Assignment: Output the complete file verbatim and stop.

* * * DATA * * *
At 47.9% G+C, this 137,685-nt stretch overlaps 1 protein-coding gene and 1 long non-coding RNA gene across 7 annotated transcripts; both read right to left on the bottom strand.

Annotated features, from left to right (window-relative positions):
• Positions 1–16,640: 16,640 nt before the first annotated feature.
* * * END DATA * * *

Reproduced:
At 47.9% G+C, this 137,685-nt stretch overlaps 1 protein-coding gene and 1 long non-coding RNA gene across 7 annotated transcripts; both read right to left on the bottom strand.

Annotated features, from left to right (window-relative positions):
• Positions 1–16,640: 16,640 nt before the first annotated feature.